hoskinsbook

Chapter 13

I recently downloaded the book Gluten Free: The Healthy Lifestyle Guide to Gluten Free Diets, by Emily Hoskins, onto my tablet. It was only $2.99 on Amazon and my reader who recommended it insisted that I would enjoy it a lot (she did not state why).

As I scrolled through the table of contents I was given the impression that this book is geared toward gluten-free “newbies” as the chapters deal with topics including an overview of celiac disease, an explanation of some commonly used gluten-free flours, tips for dining out when gluten-free, etc. I was happy to see that chapter 12 discussed that celiac disease can effect the brain, as the relationship between celiac disease and nervous system symptoms is under appreciated.

My jaw then dropped when I saw that the title of chapter 13 was “The story of Jess Madden: a Doctor and Coeliac Patient” because I realized it was written about me.  This was a total surprise as I had never heard of the book, that had been published in 2014, until about two weeks ago, nor had I ever met the author. And, to my knowledge, I have never been the subject of a book chapter up until now.  Most of the information in the chapter came from directly from an interview that I did for Gluten-Free Living Magazine last year, and Ms. Hoskins gave an overview of my blog in the last two paragraphs.  I was very surprised, but also flattered, to be included in this book. The link to purchase the book, which is currently $2.99 for the Kindle version, and $9.97 in paper book, can be found here.

There are also a ton of other great books about celiac disease and the gluten-free lifestyle. Some of my favorite books include the following:

  1. Real Life with Celiac Disease by Melinda Dennis and Daniel Leffler (2010).
  2. Gluten Freedom by Alessio Fasano and Susie Flaherty (2014).
  3. Understanding Celiac Disease by Naheed Ali (2014).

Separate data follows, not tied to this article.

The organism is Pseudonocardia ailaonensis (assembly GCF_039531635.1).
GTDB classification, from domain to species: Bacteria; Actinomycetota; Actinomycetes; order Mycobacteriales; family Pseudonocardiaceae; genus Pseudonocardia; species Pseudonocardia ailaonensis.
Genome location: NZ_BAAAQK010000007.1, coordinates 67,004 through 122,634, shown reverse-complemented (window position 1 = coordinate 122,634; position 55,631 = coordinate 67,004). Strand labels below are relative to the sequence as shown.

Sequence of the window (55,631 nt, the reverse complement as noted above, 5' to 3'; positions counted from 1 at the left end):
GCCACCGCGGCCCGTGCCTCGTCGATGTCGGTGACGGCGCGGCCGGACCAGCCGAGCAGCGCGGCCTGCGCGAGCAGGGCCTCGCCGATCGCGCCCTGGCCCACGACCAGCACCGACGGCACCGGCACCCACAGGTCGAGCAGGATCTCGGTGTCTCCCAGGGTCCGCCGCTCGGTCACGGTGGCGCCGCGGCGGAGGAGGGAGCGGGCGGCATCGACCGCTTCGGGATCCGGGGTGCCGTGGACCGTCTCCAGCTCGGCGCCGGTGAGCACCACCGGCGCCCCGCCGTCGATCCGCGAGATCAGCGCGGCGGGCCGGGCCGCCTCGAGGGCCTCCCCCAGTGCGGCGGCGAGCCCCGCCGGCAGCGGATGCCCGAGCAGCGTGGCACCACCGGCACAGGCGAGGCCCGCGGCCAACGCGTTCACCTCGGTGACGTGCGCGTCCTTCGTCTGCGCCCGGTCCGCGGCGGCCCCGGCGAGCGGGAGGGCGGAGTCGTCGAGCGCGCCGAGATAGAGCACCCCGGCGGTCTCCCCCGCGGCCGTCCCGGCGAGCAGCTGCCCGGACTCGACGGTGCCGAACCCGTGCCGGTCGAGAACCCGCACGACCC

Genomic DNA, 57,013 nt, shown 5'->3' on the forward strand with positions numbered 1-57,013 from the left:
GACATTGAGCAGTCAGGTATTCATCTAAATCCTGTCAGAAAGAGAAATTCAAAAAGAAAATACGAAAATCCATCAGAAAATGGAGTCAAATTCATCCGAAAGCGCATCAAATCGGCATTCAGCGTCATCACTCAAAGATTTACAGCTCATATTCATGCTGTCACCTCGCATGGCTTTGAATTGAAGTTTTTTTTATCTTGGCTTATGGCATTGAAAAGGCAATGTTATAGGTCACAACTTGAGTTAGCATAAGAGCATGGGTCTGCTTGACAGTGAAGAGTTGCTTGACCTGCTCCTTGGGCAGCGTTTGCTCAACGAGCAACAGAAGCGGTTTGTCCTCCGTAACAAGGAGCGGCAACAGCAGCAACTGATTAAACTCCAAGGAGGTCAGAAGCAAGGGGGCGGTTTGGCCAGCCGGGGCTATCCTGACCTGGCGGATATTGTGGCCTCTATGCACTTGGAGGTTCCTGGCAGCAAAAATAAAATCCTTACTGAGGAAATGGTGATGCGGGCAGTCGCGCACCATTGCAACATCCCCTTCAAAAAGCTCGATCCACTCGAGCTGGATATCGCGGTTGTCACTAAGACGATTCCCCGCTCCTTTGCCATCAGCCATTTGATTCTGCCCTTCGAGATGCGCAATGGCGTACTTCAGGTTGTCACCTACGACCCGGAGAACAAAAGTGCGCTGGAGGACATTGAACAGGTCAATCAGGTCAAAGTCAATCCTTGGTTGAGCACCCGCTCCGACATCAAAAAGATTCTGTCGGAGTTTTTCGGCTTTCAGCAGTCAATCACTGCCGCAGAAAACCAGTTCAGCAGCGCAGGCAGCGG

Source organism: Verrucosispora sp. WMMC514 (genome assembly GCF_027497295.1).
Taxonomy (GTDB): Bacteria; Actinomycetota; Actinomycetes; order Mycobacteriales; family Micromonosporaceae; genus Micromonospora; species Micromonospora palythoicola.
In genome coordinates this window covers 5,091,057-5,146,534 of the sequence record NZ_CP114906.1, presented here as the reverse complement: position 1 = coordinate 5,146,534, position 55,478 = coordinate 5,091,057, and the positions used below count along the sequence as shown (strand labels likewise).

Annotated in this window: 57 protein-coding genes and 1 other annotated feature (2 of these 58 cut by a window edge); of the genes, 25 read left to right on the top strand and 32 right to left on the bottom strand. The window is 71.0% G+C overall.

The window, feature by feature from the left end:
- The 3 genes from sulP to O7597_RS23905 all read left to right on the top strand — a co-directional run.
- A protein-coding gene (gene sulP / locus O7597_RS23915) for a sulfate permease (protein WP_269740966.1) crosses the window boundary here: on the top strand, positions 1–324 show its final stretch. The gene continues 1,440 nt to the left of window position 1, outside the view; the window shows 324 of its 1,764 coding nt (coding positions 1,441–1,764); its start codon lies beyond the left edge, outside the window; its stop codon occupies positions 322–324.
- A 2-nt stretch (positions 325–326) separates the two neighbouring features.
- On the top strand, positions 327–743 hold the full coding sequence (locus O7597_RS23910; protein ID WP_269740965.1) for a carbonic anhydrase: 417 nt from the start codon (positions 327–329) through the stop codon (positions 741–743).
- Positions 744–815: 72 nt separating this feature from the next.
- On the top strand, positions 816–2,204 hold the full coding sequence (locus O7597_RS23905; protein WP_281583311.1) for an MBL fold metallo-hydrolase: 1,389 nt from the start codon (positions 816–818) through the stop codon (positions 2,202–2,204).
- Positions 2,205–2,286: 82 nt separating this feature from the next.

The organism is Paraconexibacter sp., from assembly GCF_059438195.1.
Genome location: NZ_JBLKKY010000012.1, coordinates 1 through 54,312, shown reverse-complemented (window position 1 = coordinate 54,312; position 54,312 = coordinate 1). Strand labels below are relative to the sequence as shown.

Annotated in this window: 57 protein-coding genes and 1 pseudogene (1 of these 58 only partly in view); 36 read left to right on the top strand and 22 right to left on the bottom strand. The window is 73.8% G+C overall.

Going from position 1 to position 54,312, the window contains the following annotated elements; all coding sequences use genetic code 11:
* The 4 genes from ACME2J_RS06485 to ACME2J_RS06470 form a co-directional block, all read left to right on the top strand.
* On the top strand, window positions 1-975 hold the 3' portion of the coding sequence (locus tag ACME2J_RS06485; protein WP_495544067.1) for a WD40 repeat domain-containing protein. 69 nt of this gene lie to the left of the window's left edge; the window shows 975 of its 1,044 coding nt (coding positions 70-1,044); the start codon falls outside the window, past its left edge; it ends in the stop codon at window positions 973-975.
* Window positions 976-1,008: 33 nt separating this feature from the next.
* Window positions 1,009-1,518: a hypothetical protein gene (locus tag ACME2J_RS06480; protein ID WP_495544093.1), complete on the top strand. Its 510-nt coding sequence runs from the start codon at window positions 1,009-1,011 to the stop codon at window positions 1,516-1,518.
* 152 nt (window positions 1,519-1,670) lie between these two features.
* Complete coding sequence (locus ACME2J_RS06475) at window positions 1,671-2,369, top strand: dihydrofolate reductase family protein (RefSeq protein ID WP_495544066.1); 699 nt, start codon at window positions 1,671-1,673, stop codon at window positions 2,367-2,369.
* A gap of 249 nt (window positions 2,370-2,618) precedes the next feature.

4. Celiac Disease: A Hidden Epidemic (Updated, Revised) by Peter Green and Rory Jones (2010).
  5. Celiac and the Beast: A Love Story Between a Gluten-Free Girl, Her Genes, and a Broken Digestive Tract by Erica Dermer (2013).
  6. Gluten Free Family Favorites: The 75 Go-To Recipes You Need to Feed Kids and Adults All Day, Every Day by Kelli and Peter Bronski (2014).
  7. The Gluten-Free Edge: A Nutrition and Training Guide for Peak Athletic Performance and an Active Gluten-Free Life by Peter Bronski and Melissa McLean Jory (2012).

I hope you enjoy some of the books as much as I did :) If you have any favorite GF books, please feel free to put your recommendations in the comments section below. Thank you!

 

 

4 thoughts on “Chapter 13

  1. Amy

    Hi Jess, A year ago I wrote to you. MY name is Amy, 52, have MS and Celiac?! Reminder – the end result of my endoscopy was that my villi were laying down for idepathic reasons – end of story. I returned to my Gastro Doctor to assess the repeat of the colonoscopy – always fun. Interestingly, he referred to me being Gluten Sensitivite. I asked my Nueologist at my yearly if I should consider asking to have an endoscopy with a gluten load prior!? He said No. It would not change how/what I eat. Did I need a formal diagnosis !? My basic thought is, No. I am doing great. Feel better Gluten Free and a according to MRIs – I am stable with NO change!
    Do you see any reason why I would need a formal diagnosis? And is Gluten Sensitive a “thing”.
    Thx

    1. Jess Post author

      HI Amy,

      Yes, I do remember you :) I am so glad that your MRIs have stayed stable.
      There’s been enough research over the last few years to show that, yes, that non-celiac gluten sensitivity (also called wheat sensivitiy in some papers) is a real diagnosis. It is unknown if it is autoimmune, or really what causes it.

      That being said, MS is associated with AI conditions, like AI. There are some adults who do chose to be 100% GF and live their lives as celiacs even without a firm diagnosis. I think that no matter what you do that it be best to never, ever cheat, because if you do actually have celiac and consume gluten you could cause real damage.

      It sounds like you are plugged in with a neurologist who you trust and that is great too. I wish you well.

      Jess

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